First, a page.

Encyclopedia of Fantasy (1997)
Myers, John Myers

(1906-1988) US writer and popular historian; he wrote historical novels and, later, numerous books about the US West. Although his early historical novels were well received – the best-known, The Harp and the Blade (1941), has some fantasy elements – JMM is remembered almost solely for Silverlock (1949), a Recursive Fantasy that centres on a Picaresque voyage by a shipwrecked protagonist through the "Commonwealth" (of literature), where he encounters numerous characters and situations from world literature and Mythology – the Ass of Apuleius, Beowulf, the Green Knight, Robin Hood, Dante's Hell, Friar John from Rabelais, and many more. The novel is light and pleasant, rather in the manner of Christopher Morley.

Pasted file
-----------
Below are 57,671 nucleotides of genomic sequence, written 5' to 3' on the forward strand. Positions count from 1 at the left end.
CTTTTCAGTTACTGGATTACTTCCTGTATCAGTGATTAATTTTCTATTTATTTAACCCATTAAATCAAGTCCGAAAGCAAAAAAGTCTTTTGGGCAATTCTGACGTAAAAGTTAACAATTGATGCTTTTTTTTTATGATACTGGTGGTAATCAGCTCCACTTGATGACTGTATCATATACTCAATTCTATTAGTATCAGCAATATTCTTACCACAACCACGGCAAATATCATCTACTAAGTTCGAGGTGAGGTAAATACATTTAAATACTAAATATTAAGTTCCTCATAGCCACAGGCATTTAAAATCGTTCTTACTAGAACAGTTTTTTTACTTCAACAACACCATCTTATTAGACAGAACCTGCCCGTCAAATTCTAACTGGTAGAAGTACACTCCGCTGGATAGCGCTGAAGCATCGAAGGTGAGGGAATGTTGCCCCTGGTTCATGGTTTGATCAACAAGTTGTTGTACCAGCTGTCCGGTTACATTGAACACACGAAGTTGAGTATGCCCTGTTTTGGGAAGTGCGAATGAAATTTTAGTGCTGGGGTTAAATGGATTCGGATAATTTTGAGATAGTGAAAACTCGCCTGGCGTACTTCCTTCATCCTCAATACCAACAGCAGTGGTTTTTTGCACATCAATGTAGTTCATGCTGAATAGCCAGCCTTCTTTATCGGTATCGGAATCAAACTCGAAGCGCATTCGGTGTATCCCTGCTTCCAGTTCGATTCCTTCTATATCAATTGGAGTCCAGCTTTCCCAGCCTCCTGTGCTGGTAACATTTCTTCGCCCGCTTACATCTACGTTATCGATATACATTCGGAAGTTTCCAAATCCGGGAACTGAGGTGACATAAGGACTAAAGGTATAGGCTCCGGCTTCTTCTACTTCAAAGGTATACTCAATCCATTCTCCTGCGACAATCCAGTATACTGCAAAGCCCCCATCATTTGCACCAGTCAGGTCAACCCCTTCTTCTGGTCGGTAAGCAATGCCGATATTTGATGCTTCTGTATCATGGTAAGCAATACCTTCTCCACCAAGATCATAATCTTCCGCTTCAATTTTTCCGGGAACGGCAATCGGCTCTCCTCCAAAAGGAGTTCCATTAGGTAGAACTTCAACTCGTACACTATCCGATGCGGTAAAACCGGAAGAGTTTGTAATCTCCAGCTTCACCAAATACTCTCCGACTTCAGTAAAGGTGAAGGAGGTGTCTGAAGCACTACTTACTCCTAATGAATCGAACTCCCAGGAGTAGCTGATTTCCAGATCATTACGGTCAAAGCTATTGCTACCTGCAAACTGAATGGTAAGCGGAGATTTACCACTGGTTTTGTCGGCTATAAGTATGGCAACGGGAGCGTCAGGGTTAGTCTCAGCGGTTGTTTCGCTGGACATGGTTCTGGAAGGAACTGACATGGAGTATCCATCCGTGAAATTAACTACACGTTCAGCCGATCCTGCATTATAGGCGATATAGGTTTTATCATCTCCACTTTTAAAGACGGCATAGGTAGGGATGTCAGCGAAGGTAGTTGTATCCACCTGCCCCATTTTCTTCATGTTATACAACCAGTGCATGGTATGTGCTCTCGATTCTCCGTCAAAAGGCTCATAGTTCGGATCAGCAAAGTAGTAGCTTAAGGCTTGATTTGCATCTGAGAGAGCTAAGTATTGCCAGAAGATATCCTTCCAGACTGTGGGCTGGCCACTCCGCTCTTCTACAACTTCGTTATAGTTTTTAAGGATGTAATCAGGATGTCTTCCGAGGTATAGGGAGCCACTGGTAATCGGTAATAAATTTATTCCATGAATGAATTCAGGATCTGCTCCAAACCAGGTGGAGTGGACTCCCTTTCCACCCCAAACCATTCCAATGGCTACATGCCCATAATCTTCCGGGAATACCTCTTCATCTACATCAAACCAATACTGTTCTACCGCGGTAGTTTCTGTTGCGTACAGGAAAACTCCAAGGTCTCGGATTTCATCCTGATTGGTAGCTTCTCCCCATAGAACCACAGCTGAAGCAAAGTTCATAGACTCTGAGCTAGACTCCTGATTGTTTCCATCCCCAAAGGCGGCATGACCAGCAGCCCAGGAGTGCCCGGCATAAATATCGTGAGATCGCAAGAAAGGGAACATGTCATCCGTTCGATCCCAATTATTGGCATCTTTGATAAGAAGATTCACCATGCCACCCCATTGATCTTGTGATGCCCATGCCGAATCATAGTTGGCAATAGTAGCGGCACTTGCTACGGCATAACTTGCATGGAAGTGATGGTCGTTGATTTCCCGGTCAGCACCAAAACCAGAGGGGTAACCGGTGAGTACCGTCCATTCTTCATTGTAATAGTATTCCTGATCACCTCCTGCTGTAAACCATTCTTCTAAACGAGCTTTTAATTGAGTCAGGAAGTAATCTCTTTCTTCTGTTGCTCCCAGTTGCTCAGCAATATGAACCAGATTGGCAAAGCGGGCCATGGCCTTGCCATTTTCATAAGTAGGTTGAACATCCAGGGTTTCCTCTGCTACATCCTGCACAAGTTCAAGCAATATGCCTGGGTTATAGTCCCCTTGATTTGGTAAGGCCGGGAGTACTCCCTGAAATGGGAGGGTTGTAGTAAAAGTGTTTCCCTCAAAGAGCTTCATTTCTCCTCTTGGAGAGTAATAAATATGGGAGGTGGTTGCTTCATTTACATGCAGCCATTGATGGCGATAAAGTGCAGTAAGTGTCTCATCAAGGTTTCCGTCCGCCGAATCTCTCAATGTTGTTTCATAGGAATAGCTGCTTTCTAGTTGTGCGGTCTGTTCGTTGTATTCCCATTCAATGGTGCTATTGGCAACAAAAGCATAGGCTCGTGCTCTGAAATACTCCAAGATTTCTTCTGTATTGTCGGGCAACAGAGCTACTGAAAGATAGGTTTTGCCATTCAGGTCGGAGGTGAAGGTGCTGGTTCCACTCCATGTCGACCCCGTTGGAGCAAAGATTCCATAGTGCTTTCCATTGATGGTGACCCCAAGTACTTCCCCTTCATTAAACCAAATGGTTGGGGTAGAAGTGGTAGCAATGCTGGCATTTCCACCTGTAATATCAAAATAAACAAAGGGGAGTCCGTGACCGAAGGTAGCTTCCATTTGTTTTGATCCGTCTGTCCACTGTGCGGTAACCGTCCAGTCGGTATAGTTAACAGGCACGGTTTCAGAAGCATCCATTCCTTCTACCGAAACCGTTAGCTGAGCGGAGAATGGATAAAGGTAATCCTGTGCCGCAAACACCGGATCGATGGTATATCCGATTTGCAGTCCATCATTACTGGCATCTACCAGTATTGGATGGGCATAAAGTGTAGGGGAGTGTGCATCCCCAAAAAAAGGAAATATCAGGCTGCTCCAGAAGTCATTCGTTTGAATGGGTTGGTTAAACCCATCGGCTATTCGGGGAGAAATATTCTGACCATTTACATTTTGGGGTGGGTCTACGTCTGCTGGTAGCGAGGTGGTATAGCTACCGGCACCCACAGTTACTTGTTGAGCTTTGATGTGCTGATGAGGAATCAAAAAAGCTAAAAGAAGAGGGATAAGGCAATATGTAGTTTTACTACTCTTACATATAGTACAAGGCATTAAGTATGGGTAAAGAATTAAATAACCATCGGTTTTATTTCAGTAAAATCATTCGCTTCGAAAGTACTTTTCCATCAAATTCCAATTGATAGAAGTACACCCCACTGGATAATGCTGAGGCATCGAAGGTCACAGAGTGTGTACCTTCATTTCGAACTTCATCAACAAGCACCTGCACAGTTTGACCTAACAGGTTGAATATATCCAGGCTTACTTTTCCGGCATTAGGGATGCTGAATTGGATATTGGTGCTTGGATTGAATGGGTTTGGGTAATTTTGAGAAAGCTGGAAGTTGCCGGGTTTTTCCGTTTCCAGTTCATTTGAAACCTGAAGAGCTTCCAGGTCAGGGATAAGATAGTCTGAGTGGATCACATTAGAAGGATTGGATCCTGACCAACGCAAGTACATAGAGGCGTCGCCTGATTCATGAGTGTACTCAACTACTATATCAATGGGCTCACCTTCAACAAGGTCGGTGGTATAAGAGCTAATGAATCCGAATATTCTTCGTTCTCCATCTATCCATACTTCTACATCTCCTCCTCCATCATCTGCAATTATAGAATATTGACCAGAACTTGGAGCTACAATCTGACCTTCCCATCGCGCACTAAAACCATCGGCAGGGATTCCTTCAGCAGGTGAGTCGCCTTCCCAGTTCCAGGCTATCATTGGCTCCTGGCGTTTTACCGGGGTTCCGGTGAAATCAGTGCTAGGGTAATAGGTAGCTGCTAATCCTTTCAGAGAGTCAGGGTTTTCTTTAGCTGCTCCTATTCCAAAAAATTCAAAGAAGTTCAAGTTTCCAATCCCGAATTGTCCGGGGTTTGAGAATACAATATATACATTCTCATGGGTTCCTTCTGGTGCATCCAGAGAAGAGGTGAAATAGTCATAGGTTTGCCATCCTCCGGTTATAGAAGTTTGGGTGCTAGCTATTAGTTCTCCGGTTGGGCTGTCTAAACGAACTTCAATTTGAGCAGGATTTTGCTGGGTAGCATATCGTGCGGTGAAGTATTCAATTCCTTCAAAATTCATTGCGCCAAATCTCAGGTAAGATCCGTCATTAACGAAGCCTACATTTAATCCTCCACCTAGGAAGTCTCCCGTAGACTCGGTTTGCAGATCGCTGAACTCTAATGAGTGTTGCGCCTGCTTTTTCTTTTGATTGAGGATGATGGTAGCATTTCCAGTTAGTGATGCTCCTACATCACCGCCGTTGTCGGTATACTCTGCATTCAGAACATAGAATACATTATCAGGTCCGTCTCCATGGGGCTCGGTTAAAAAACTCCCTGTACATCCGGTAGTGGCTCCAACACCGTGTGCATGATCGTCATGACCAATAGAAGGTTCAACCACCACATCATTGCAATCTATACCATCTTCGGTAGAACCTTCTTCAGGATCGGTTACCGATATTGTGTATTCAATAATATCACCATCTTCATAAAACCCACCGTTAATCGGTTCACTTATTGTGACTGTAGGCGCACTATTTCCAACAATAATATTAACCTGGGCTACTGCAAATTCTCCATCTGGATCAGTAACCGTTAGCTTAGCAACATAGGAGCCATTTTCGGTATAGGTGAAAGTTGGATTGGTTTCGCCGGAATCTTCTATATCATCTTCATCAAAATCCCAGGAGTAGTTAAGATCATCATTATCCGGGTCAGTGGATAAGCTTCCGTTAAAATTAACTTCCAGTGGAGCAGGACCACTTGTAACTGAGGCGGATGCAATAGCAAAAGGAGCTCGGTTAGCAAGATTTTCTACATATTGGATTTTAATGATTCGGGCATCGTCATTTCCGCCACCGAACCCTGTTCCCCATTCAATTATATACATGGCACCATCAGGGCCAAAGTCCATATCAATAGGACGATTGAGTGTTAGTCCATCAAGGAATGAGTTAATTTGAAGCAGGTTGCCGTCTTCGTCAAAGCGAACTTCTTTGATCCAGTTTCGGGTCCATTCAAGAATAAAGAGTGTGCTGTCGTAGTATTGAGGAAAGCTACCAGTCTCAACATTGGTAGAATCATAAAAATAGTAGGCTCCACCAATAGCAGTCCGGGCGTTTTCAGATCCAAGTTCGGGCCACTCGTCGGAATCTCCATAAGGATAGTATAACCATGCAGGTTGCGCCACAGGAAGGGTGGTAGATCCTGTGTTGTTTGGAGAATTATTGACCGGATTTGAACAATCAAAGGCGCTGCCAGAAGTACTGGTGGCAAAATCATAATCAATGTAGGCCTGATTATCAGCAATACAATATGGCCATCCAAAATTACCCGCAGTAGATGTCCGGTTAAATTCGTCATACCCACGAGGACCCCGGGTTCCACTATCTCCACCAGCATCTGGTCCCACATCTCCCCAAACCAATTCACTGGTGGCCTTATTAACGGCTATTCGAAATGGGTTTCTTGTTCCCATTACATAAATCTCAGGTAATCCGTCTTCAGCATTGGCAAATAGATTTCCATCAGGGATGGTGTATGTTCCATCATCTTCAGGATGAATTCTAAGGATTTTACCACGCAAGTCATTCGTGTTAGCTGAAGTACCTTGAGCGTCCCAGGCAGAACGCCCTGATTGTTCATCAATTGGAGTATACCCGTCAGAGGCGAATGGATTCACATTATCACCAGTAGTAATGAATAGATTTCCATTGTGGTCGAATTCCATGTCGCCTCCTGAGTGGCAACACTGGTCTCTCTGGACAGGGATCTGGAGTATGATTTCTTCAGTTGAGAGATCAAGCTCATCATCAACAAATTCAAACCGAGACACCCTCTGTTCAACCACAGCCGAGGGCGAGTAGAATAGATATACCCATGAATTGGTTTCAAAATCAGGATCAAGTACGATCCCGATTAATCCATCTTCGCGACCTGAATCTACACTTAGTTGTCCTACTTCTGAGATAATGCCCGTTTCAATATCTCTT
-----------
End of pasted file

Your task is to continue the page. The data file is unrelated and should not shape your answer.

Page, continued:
Silverlock divides the two halves of JMM's career: before it he was almost exclusively an historical novelist; afterwards he devoted himself largely to popular history – although another fantasy was The Moon's Fire-Eating Daughter (1981), a picaresque caper, traversing Time rather than geography, whose hapless hero (at the behest of Aphrodite) meets writers and makers throughout history. [GF]

further reading: A Silverlock Companion (1988) ed Fred Lerner (1945-    ), an exegesis of the novel, plus bibliography by James A Crane.

John Myers Myers


This entry is taken from the Encyclopedia of Fantasy (1997) edited by John Clute and John Grant. It is provided as a reference and resource for users of the SF Encyclopedia, but apart from possible small corrections has not been updated.